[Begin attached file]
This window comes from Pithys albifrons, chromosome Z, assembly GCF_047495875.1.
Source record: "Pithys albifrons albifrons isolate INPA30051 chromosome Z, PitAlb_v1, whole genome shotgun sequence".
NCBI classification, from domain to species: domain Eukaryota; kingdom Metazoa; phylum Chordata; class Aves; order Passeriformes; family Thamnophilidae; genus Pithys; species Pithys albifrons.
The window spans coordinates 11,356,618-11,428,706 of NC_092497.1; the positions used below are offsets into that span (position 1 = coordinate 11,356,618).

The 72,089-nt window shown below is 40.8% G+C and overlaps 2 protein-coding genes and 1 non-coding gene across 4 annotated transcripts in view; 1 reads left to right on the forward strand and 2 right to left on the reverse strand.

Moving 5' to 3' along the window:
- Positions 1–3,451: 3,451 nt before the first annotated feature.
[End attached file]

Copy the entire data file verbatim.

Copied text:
This window comes from Pithys albifrons, chromosome Z, assembly GCF_047495875.1.
Source record: "Pithys albifrons albifrons isolate INPA30051 chromosome Z, PitAlb_v1, whole genome shotgun sequence".
NCBI classification, from domain to species: domain Eukaryota; kingdom Metazoa; phylum Chordata; class Aves; order Passeriformes; family Thamnophilidae; genus Pithys; species Pithys albifrons.
The window spans coordinates 11,356,618-11,428,706 of NC_092497.1; the positions used below are offsets into that span (position 1 = coordinate 11,356,618).

The 72,089-nt window shown below is 40.8% G+C and overlaps 2 protein-coding genes and 1 non-coding gene across 4 annotated transcripts in view; 1 reads left to right on the forward strand and 2 right to left on the reverse strand.

Moving 5' to 3' along the window:
- Positions 1–3,451: 3,451 nt before the first annotated feature.